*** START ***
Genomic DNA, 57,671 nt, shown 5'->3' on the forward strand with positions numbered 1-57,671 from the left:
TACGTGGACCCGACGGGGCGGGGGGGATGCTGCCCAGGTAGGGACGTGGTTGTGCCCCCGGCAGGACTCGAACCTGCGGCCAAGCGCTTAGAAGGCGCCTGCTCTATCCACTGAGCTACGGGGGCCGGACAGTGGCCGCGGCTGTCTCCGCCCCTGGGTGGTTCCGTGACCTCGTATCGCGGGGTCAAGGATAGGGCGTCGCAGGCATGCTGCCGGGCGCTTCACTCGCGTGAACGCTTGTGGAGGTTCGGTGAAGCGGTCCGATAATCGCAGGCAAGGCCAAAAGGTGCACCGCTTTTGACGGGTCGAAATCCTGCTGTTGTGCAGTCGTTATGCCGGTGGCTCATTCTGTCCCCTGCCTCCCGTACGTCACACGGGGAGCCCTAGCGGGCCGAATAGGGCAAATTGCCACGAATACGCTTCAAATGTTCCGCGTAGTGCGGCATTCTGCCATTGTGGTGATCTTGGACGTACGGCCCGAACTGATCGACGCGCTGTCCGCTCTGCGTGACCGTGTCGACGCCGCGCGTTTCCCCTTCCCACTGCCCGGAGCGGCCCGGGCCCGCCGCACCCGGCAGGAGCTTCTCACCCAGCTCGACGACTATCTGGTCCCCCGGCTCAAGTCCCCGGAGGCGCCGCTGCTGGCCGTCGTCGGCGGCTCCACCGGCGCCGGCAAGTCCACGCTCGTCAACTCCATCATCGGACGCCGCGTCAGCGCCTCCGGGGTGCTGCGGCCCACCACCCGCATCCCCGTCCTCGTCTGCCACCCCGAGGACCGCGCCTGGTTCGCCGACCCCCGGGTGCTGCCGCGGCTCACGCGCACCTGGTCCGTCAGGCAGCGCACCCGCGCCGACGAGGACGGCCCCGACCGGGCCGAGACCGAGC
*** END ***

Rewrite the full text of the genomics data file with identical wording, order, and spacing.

Genomic DNA, 57,671 nt, shown 5'->3' on the forward strand with positions numbered 1-57,671 from the left:
TACGTGGACCCGACGGGGCGGGGGGGATGCTGCCCAGGTAGGGACGTGGTTGTGCCCCCGGCAGGACTCGAACCTGCGGCCAAGCGCTTAGAAGGCGCCTGCTCTATCCACTGAGCTACGGGGGCCGGACAGTGGCCGCGGCTGTCTCCGCCCCTGGGTGGTTCCGTGACCTCGTATCGCGGGGTCAAGGATAGGGCGTCGCAGGCATGCTGCCGGGCGCTTCACTCGCGTGAACGCTTGTGGAGGTTCGGTGAAGCGGTCCGATAATCGCAGGCAAGGCCAAAAGGTGCACCGCTTTTGACGGGTCGAAATCCTGCTGTTGTGCAGTCGTTATGCCGGTGGCTCATTCTGTCCCCTGCCTCCCGTACGTCACACGGGGAGCCCTAGCGGGCCGAATAGGGCAAATTGCCACGAATACGCTTCAAATGTTCCGCGTAGTGCGGCATTCTGCCATTGTGGTGATCTTGGACGTACGGCCCGAACTGATCGACGCGCTGTCCGCTCTGCGTGACCGTGTCGACGCCGCGCGTTTCCCCTTCCCACTGCCCGGAGCGGCCCGGGCCCGCCGCACCCGGCAGGAGCTTCTCACCCAGCTCGACGACTATCTGGTCCCCCGGCTCAAGTCCCCGGAGGCGCCGCTGCTGGCCGTCGTCGGCGGCTCCACCGGCGCCGGCAAGTCCACGCTCGTCAACTCCATCATCGGACGCCGCGTCAGCGCCTCCGGGGTGCTGCGGCCCACCACCCGCATCCCCGTCCTCGTCTGCCACCCCGAGGACCGCGCCTGGTTCGCCGACCCCCGGGTGCTGCCGCGGCTCACGCGCACCTGGTCCGTCAGGCAGCGCACCCGCGCCGACGAGGACGGCCCCGACCGGGCCGAGACCGAGC